“Some” Jesuit brethren would be more accurate. The link below is to the Jesuit provincial of Argentina welcoming Pope Francis on behalf of Argentina and offering his prayers. The sentiments expressed by some do not speak for all.

  6. cris permalink
    March 15, 2013 11:38 am

    dismasdolben: the two jesuits were released, they weren’t murdered.One, Jalics today has released a statement where he says he reconciled with Bergoglio longtime ago.When Bergoglio was already bishop of Buenos Aires Jalics could return in Argentina, they had a long meeting, then celebrated the mass together and during the Mass they embraced themselves in a solemn manner.
    See it’s the German jesuit site.

  7. Kerberos permalink
    March 15, 2013 6:05 pm

    “Many feel that Francis has connections to the “Dirty War” in Argentina from 1976-1983. Even worse, they feel that as many of the criminals of that period have been brought to trial, Bergoglio has been very protective of the Church and has withheld important information.”

    ## Feelings aside. what are the facts of the matter ? Not “feelings”, or uninformative nonsense like that – what is needed is fact, not feeling, guesswork, or some other foolishness. Does he have blood on his hands ? That BTW is a question to which one hopes the answer is a clear “No”. A bishop should be “beyond reproach”, as St. Paul says – is he ? What is said about the Argentine hierarchy here is, to put it nicely, anything but reassuring – all the more so given the mission and origin of the Church:

    Quite apart from the religious aspect of the matter, the CC needs yet another scandal as much as it needs the current crop. What the Church does not need is the election of someone with blood on his hands who is chosen because the electors don’t think tyranny and murder, and complicity in them, matter. (St. Pius V was extremely concerned for the character of the cardinals.)

  8. Kerberos permalink
    March 15, 2013 6:24 pm

    ““Some” Jesuit brethren would be more accurate…The sentiments expressed by some do not speak for all.””

    ## But are those sentiments justified, or not ? If not, why are they entertained ? The number of his critics is irrelevant to whether their criticisms are justified or not. Numbers & popularity do not make right. That the last Pope had associations with the Hitler Youth, did not help, to put it mildly. If the new Pope is not beyond reproach, that will be found out, and it will certainly be used as ammunition against the Church. The Vatican cannot afford more mis-steps – its blunders make life extremely difficult for the rest of the Church: for no-one in his senses wants to be associated with a body that seems to have a callous disregard for people’s rights and freedoms, whether in Franco’s Spain or Videla’s Argentina. The CC may have got rid of the Devil’s Advocate – instead, it now has a full-time Devil’s Advocate in public opinion, to scrutinise all its public acts.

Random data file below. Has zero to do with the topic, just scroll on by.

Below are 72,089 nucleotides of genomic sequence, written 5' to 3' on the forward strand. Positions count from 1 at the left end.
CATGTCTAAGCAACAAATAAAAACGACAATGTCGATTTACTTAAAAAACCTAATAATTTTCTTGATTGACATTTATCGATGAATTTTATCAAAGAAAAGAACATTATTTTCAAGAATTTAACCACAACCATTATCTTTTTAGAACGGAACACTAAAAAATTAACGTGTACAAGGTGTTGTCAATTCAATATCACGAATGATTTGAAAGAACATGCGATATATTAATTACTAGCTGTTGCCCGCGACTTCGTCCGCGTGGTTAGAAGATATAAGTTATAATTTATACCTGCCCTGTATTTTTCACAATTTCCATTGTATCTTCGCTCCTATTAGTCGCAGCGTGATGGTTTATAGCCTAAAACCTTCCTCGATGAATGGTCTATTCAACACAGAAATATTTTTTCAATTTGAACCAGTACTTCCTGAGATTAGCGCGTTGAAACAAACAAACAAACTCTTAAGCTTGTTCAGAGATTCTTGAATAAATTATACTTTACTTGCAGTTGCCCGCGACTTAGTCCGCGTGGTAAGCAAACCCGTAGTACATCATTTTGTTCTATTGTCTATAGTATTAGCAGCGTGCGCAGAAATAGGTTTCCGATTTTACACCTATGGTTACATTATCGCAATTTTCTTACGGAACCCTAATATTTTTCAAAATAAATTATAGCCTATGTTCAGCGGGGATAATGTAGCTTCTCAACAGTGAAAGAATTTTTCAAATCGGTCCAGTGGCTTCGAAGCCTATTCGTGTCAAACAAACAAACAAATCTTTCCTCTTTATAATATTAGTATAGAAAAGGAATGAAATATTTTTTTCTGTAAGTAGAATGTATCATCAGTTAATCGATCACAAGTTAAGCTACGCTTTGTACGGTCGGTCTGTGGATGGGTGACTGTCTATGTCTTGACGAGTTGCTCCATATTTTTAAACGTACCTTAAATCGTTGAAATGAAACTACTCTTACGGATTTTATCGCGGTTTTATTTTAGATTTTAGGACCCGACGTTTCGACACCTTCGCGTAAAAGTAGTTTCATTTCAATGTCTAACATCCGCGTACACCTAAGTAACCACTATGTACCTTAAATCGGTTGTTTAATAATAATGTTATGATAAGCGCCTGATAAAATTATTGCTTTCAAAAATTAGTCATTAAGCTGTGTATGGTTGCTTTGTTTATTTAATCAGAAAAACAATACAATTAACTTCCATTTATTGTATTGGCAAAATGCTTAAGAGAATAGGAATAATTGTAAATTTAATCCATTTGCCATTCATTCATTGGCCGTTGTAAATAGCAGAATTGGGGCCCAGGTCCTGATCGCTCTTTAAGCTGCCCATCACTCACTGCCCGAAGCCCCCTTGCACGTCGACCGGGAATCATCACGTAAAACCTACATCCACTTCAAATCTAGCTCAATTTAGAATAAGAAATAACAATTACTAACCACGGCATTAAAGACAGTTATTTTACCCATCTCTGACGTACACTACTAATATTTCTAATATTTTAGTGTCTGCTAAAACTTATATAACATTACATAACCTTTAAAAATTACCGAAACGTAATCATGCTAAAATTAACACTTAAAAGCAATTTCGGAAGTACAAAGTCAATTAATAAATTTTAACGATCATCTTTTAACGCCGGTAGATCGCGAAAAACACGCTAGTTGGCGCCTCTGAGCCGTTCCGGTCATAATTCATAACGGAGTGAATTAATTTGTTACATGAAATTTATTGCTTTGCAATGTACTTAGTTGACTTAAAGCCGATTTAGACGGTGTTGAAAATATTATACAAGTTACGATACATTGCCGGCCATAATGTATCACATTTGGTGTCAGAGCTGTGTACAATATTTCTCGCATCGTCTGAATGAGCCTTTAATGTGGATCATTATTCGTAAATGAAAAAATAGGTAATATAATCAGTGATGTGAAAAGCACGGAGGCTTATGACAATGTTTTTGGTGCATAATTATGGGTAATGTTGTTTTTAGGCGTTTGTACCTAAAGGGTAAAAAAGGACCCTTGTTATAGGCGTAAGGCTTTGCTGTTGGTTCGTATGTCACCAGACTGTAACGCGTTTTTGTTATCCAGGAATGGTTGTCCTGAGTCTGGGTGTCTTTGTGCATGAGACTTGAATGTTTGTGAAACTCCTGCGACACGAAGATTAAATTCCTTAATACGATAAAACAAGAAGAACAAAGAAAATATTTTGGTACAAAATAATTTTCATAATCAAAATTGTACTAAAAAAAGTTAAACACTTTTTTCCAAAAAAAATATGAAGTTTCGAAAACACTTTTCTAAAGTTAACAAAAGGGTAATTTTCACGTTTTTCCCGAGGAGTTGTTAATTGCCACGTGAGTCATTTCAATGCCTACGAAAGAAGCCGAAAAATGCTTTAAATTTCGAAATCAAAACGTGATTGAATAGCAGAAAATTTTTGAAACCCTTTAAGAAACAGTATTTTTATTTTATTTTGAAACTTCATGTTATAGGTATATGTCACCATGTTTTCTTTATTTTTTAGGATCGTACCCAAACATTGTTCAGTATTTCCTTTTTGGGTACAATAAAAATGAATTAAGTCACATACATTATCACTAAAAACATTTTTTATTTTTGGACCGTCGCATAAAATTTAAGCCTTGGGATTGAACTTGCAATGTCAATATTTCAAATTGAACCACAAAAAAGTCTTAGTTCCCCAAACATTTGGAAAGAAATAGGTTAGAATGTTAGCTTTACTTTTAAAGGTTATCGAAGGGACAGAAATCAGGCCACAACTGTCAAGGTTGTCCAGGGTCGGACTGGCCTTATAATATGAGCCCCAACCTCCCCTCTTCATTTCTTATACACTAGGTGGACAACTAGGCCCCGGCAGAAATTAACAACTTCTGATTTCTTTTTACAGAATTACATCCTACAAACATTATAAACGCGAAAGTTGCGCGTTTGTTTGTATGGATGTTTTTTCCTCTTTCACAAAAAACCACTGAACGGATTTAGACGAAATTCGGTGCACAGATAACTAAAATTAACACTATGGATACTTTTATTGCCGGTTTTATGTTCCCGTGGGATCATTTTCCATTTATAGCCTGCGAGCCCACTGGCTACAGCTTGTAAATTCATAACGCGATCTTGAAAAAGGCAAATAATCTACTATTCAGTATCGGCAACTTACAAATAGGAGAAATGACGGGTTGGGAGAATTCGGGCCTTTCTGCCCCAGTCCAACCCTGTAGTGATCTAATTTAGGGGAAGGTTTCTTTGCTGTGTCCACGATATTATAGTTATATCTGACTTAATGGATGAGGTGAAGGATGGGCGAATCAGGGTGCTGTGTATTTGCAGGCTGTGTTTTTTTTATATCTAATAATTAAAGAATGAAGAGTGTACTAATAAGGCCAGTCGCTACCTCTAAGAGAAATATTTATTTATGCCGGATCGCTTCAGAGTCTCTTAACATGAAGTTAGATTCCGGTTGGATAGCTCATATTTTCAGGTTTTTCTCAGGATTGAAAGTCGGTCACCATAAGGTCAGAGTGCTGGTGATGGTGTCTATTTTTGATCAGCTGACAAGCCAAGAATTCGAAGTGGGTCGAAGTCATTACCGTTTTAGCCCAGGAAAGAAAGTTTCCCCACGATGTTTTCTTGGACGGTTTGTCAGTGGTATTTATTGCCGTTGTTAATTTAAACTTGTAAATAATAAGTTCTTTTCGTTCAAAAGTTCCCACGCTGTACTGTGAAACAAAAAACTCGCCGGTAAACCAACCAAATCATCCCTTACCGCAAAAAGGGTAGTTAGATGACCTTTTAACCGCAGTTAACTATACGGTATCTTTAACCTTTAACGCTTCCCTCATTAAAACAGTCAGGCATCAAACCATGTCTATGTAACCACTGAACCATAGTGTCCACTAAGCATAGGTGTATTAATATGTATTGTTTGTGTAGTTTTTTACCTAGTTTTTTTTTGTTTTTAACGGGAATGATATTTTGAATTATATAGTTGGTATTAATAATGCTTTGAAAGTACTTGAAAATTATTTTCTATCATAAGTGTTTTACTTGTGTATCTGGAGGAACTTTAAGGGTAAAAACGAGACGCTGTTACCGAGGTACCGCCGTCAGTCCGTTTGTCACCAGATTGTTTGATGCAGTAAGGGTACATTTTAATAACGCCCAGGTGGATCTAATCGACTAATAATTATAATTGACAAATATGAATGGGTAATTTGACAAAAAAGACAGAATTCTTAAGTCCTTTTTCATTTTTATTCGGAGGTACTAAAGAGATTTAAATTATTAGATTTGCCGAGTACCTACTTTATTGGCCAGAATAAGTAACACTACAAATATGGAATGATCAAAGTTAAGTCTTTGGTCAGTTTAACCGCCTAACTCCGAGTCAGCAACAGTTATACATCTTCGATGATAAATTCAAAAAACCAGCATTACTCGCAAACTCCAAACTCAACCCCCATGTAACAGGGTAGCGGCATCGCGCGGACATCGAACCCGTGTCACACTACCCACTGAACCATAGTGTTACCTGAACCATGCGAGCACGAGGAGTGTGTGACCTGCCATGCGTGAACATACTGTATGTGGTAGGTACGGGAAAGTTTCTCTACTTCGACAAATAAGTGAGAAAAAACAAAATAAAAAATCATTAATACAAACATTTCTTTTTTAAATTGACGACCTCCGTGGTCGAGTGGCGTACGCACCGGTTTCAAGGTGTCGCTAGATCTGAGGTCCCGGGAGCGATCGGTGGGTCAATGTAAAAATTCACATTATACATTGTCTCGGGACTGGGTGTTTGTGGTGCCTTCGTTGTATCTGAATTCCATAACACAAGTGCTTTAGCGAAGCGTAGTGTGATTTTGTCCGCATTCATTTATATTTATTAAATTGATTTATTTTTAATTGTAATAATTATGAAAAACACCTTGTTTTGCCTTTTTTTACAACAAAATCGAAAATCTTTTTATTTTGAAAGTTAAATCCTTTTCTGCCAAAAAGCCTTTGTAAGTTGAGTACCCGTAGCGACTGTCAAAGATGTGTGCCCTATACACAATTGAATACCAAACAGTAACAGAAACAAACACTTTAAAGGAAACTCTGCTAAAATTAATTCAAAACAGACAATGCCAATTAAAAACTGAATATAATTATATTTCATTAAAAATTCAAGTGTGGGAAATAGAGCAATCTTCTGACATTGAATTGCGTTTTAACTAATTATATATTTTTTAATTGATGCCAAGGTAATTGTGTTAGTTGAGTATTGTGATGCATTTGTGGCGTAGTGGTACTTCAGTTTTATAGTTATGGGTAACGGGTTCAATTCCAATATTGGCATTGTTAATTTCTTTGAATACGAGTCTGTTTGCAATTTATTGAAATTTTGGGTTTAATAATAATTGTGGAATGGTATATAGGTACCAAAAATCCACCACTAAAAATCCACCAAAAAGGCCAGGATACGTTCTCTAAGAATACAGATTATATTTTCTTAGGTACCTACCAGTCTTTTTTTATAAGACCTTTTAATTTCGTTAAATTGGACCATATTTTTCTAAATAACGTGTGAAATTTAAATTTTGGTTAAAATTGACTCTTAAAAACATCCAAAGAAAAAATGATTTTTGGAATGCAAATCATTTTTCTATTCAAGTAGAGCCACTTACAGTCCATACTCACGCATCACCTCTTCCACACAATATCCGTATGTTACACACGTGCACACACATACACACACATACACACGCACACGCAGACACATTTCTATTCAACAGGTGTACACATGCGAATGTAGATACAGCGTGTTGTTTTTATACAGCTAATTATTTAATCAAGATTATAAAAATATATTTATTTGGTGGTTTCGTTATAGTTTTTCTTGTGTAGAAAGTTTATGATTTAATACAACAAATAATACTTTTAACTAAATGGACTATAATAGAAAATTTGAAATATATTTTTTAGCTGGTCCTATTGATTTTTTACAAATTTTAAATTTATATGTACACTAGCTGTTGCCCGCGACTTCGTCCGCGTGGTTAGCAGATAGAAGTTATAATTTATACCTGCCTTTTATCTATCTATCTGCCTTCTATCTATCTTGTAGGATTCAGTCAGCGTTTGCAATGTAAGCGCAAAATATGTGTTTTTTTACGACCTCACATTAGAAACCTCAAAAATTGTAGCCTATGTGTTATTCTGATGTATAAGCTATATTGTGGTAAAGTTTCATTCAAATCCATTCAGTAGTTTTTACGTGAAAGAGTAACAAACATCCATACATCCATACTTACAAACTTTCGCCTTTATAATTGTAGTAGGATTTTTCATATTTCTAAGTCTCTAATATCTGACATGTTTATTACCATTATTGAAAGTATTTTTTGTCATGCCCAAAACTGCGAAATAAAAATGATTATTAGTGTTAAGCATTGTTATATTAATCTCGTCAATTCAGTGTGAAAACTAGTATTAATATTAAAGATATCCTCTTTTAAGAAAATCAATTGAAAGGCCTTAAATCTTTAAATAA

9. Peter Paul Fuchs permalink
    March 16, 2013 5:02 pm

    Only because you already broached the issue of the suppression do I bring this up. I was amazed that nobody on TV or online has made the following comment. To wit: Why the name Francis?? He is a Jesuit from Latin America. He knows everybody is naturally focussing primarily on his Latinamericaness, whatever that is. In that context, how would being a jesuit be viewed historically. Well, the Jesuit Order had a few problems in Latin America. And in general never got the same “rep” as the Franciscans. The very adjective “LasCasian” in scholarship tells you all you need to know on that score. Ergo, the name Francis says– I will be LasCasian. And here’s hoping he is.

    If he doesn’t live up to that hope, then please God, let him live up to that default position of all Latin Americans, if there ever was one: Se acata pero no se cumple.

  10. Peter Paul Fuchs permalink
    March 16, 2013 5:14 pm

    Oh, nix that! I somehow misremembered Las Casas as a Franciscan. He was a Dominican. But taking that name would not help because of the Inquisition. Anyways, good name for sure.

  11. March 16, 2013 10:34 pm

    Good name. And he explained this morning why he took it, to represent that he wants our church to be a poor church and a church for the poor. Good choice.

  12. Peter Paul Fuchs permalink
    March 17, 2013 11:32 am

    Believe me, I am the last person who wants to stir up the hoary old tropes of the Jesuit complot “theory”. But when you wrote: “Needless to say, when my phone exploded with texts like “Is he a Jesuit!!!” I knew as little as anyone else. I immediately did some research and… sure enough.” — I couldn’t help thinking that, well, that was a sort of rhetorical “mental reservation” on your part. I myself already knew who this guy was, and that he was a Jesuit, as it was discussed on TV in anticipation of the conclave, in between Anderson Cooper’s impish grin for having Fr. Cutie on his program stumbling into sounding like he was actually defending Cardinal Law (pobresito! he won’t live that down easily) in the the course of making a more complex argument about systemic issues in Latin America; and a Passionist Priest looking like a confirmation a everything Cutie said in his book “Dilemma.”

    So with that kind of complexity and mischief on the part of media people like Anderson Cooper, wouldn’t a Jesuit complot be rather reassuring for its simplicity?

    And congratulations!

  13. March 18, 2013 12:03 am

    Well, maybe I should’ve know, but I didn’t. I was in the library writing a paper. And I’d never even heard of this guy. I expected Oullet or Scola or Schonborn or someone.

  14. Peter Paul Fuchs permalink
    March 18, 2013 3:15 pm

    Oh, where is Abbe Barruel when you need him!